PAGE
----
If you look at Apple, Microsoft and Google, you see three very different outcomes — in somewhat different businesses, but related. You could be like Apple, where it’s one of their biggest, most profitable, fastest-growing markets in the world, or like Google, where they’re banned for some number of years.
Seems like you’re more likely to be on the Google end of the spectrum, given that you’re dealing with IP issues and potential censorship — it seems more fraught for you than for Apple.
Let’s hope you’re wrong. That’s not how we see it. We see it more like Disney or Starbucks, where we’re a consumer brand around entertainment. And Disney and Starbucks have very successful businesses in China. But until we accomplish anything, it’s anybody’s guess.
The key is we’re doing a very modest investment for that, and we’re mostly focused on the rest of the world. The Philippines will be huge for us. India will be huge for us. Saudi Arabia will be quite substantial for us. We want China, but it’s not the center of what we’re doing.
Since your last earnings call, some of your big video partners, particularly Time Warner and Fox, have gotten even more explicit about their intent to cut back what they sell to subscription video services. They clearly seem to be talking about you. What’s your response?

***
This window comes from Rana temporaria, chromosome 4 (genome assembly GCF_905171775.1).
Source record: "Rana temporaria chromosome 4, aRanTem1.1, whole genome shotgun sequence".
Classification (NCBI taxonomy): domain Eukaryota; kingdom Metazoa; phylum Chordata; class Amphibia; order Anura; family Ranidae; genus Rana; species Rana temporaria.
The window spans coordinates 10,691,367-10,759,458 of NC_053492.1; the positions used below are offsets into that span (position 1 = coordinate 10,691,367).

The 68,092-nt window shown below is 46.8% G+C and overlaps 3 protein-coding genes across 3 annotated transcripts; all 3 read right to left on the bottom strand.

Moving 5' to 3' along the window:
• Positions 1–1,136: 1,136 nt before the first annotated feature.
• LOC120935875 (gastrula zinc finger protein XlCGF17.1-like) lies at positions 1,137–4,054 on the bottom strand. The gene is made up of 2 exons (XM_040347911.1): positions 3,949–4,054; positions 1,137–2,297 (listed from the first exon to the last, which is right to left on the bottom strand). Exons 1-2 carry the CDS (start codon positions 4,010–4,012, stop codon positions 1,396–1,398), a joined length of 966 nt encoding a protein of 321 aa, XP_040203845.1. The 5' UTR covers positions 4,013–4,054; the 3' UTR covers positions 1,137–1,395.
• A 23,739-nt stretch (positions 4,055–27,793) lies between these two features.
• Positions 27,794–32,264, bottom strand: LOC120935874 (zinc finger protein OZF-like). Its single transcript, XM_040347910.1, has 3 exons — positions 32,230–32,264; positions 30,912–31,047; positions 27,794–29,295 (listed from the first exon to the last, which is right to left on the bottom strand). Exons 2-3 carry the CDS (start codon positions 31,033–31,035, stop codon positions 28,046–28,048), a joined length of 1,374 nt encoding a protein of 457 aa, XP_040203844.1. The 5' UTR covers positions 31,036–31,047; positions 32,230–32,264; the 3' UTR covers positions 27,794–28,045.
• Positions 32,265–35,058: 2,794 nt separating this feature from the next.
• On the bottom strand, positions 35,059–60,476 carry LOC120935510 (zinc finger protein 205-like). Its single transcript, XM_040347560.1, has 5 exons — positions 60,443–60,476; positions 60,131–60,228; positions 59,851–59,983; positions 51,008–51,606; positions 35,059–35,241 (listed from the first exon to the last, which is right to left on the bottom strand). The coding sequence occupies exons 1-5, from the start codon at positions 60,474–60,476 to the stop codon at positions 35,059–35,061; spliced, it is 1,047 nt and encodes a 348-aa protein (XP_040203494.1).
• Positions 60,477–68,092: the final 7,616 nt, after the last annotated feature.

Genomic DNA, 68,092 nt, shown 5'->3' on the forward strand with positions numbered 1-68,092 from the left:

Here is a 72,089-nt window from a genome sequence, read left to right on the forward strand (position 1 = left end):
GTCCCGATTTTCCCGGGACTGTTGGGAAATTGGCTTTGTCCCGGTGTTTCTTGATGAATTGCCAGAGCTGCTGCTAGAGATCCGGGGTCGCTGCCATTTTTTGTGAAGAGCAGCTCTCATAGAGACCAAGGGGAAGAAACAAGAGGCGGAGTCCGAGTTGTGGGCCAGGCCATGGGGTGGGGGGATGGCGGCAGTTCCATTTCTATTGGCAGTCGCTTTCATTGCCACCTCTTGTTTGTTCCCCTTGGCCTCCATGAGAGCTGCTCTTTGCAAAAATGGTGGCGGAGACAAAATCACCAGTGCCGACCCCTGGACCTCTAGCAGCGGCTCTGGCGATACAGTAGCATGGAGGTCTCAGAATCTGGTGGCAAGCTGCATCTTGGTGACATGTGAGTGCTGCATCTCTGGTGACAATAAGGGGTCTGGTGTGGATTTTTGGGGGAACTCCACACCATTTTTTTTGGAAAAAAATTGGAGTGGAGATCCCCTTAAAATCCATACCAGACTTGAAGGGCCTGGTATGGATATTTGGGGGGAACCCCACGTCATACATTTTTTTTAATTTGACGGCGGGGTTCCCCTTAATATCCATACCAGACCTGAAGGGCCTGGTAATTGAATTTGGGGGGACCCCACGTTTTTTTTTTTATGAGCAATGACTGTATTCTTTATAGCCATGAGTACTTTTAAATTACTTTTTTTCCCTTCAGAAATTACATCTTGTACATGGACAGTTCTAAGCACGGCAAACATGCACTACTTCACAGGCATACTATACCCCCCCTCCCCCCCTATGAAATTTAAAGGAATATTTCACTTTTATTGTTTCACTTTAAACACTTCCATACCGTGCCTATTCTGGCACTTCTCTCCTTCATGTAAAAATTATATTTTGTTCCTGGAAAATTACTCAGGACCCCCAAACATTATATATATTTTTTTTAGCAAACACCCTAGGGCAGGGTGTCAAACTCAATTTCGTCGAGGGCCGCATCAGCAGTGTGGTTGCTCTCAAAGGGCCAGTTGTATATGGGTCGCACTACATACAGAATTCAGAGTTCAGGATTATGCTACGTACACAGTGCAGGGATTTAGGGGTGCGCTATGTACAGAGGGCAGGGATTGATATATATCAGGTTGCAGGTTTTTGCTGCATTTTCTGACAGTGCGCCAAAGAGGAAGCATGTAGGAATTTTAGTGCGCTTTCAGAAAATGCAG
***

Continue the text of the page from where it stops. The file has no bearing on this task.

We’re going to continue to invest in original content, because that’s something we can influence and control, and consumers love it. So think of that as our big, long-term future. And to the degree that we can continue to license content from them, it’s great for us and great for them. But it’s clearly a decision they have to make.
When did you anticipate you’d see them taking this stance?
I would say very early on, when we were very successful with “Breaking Bad.” Because we knew that while we were adding a lot of value to “Breaking Bad,” AMC had created it. And that in principle, if AMC had a way to monetize the catalog of prior seasons, that would be great for AMC. And they didn’t, so this was the best alternative.
In the long term, the producer/developer was going to be the distributor. We’ve understood that for a long time.
There’s chatter about whether Time Warner should spin out HBO and somehow get a Netflix-like valuation for HBO. Do you have any advice for them as they think about that?
I think HBO gains a lot from being closely connected with Warner TV and Warner Brothers generally. I’m a little cynical about sort of “unlocking value shareholder split,” financial complication, financial maneuvering. What drives HBO’s incredible success is great content. If they focus on doing great content, they’ll be an enormous success.